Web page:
Digital suppliers jockey for position
Wednesday, October 29, 2008
One of the challenges of a digital business is keeping on top of workflow and business development skills to ensure that you are continually improving your competitiveness.
Although it may be possible to develop some of the workflow tools and business skills yourself, chances are you will need to establish a relationship with a supplier who can help your business grow and adapt.
So who leads the field in the digital print workflow stakes?
The fact is there are many suppliers of digital workflow components, but very few that sell a complete suite of products and have the financial muscle and local support needed to make them an outright winner.
The obvious frontrunners are Canon, EFI, HP Indigo, Kodak, Océ and Xerox. Others worth considering are Danwood, InfoPrint, Konica Minolta and ROI.
Canon, the newest of the major workflow contenders, has been building its workflow and business development tools to coincide with the launch of the imagePress C7000VP. Canon offers a reasonable list of products and support covering web-to-print, file checking, output management and variable-data processing, as well as comprehensive demonstration and test facilities at its showrooms.
EFI has been offering digital workflow products since 2000 and, mainly through acquisition, has a long list of products, including Digital Store Front, web-to-print; Hagen and Print Smith, MIS; and Fiery Central, file checking and output management.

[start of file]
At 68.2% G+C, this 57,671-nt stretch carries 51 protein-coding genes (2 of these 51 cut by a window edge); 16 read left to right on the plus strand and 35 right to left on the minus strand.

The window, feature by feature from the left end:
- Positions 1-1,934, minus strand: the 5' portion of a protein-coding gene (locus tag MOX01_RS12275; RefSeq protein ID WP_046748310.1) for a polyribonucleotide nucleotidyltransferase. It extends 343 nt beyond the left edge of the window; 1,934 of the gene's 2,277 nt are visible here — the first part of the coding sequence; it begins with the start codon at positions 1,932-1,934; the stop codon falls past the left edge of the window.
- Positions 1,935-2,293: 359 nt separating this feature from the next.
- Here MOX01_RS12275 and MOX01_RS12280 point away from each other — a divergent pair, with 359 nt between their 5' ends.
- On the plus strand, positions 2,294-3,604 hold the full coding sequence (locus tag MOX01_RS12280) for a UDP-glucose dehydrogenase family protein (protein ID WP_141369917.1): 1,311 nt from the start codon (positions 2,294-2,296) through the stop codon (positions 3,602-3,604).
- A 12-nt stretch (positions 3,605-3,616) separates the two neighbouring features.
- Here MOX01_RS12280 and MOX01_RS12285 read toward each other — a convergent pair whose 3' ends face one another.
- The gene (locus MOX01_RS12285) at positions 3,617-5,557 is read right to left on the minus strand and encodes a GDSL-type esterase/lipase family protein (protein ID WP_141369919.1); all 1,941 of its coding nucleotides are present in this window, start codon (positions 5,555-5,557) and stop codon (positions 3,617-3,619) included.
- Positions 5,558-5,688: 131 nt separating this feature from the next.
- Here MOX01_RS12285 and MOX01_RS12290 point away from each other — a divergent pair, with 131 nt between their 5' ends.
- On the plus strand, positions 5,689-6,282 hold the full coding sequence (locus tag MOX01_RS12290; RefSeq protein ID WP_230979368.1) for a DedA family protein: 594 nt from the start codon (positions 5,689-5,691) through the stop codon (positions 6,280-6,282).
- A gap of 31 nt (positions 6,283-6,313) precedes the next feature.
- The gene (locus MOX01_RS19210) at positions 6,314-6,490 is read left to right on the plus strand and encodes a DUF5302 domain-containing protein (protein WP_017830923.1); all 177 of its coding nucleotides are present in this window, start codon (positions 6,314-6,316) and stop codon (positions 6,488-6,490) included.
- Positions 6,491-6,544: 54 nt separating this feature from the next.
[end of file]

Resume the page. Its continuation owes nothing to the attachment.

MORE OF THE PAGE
HP Indigo has distribution agreements with many software suppliers, but does not appear to focus on a global, European or even UK set of digital workflow products. Its desire to acquire Extream may signal a change in direction.
Kodak undoubtedly has the most comprehensive set of workflow products and probably the best approach to business development. However, most of its products are aimed at the top end of the commercial printing market and not specifically for digital print. It has recently started selling the Canon imagePress C7000VP under the name M700 as its entry-level Nexpress and it will be interesting to see if it starts to offer entry-level digital workflow products.
Océ has been training all its staff on workflow since 2000, and although not all of its products are targeted at commercial printing, it does have a comprehensive set of workflow tools.
Xerox introduced FreeFlow at Drupa 2004, so it has a full range of its own and partner products. Its engineering and marketing arms have done a great job of moving Xerox away from a primary focus on print engine sales, over the past two years, towards helping clients with business development and workflow tools.
Screen and Fujifilm have also signalled their intention to up their focus on digital.
There is currently no market leader. These firms all have strengths and weaknesses: some are very big in the US, but not in the UK; others have great products, but very few people selling them; others still have great local support and development tools, but can not deliver all the workflow components.
Chris Jordan is an independent business consultant working in graphic communications. Email: firstname.lastname@example.org